Published May 4, 2017 by Janice Millirons Hayman in Associate Pastor Article

Devotional Passage:
Matthew 5:43-48

“Be ye therefore perfect, even as your Father which is in heaven is perfect.”

     Having recently gone through the rehearsals and preparation for an Easter musical, I can say that old adage with renewed vigor: “practice makes perfect.”   Truth be told, practice makes perfect as far as human imperfection goes.  And why is that you ask?  Namely this:  if we did whatever we do perfectly every time as Christians, we would either be machines or already living in heaven.  Ask any professional, doctor, lawyer, pastor, musician, salesperson, chairman of the board, painter, plumber, electrician or what have you, and if they are at all honest with you, they will admit that they have made mistakes.  Did you notice the “s” at the end of that last sentence?  Yep, they will be even more honest with you if they tell you that they have made many mistakes.  “Nobody’s perfect” someone has so wisely said!
So, what does this drive for perfection have to do with the Christian life?   In the Sermon on the Mount, Jesus said to be perfect, just like God (Matthew 5:48).  We stop dead in our tracks after we read that and say, “Whoa, Lord, you want us to be perfect?  How can we be perfect?”  One thing is for sure, life experiences have taught us over and over that there is no way under God’s heaven that we can ever be perfect at anything.  So, what did Jesus mean?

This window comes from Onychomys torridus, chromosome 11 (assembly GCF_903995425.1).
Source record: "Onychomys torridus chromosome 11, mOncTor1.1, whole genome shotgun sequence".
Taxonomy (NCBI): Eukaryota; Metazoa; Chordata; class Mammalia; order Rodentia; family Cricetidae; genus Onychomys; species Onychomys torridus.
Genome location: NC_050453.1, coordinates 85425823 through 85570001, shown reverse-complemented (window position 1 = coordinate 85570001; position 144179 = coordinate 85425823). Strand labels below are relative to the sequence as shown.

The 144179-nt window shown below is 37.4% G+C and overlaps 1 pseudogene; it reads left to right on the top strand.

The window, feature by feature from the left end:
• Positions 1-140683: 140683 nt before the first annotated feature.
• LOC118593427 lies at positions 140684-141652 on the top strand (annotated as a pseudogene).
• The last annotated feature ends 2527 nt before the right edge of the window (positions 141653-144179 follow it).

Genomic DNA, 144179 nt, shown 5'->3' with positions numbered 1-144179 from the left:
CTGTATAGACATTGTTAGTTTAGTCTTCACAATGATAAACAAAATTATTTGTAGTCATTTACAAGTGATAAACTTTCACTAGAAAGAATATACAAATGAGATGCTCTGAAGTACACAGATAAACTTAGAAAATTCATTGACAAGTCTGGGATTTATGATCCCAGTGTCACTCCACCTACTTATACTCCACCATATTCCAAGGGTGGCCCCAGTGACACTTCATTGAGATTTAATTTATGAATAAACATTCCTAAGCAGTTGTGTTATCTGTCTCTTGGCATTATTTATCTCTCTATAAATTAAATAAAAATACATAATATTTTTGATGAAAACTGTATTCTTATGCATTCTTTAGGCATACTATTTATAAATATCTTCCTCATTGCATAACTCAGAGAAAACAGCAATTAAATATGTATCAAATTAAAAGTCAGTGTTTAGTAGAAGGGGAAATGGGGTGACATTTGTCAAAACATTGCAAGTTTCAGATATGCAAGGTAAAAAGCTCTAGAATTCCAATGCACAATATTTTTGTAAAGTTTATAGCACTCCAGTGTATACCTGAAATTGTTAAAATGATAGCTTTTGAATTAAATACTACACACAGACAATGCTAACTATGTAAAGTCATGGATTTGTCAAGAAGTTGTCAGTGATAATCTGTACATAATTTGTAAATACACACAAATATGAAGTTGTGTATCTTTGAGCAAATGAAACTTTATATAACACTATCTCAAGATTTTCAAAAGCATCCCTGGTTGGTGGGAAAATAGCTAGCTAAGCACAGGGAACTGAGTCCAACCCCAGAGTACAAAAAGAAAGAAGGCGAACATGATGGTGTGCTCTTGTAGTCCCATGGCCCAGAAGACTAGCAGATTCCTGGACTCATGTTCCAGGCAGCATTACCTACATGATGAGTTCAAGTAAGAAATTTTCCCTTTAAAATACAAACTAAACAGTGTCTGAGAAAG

Jesus was talking about the process of sanctification.  That’s a big theological word that simply means we are supposed to work out what God has worked into us when He saved us.  It means letting Jesus take over more and more of our lives so that we become more and more like Him.  It means that today we can be more like Jesus than we were yesterday and tomorrow we can be more like Jesus than we are today.   Practicing the life of Christ in your day by day makes you more and more perfect, more and more like Christ.  One day, we will be absolutely perfect in heaven, either when Jesus raptures us or calls us home.
The context of Matthew 5:48 is in the paragraph of the Sermon on the Mount where Jesus is talking about how to relate to our neighbors and enemies.   One way to start working on being more like Jesus is in treating our friends, neighbors and enemies like Jesus would treat them.

Thank you, Lord, for the victories!  Your resurrection power helps me live more and more for You day by day.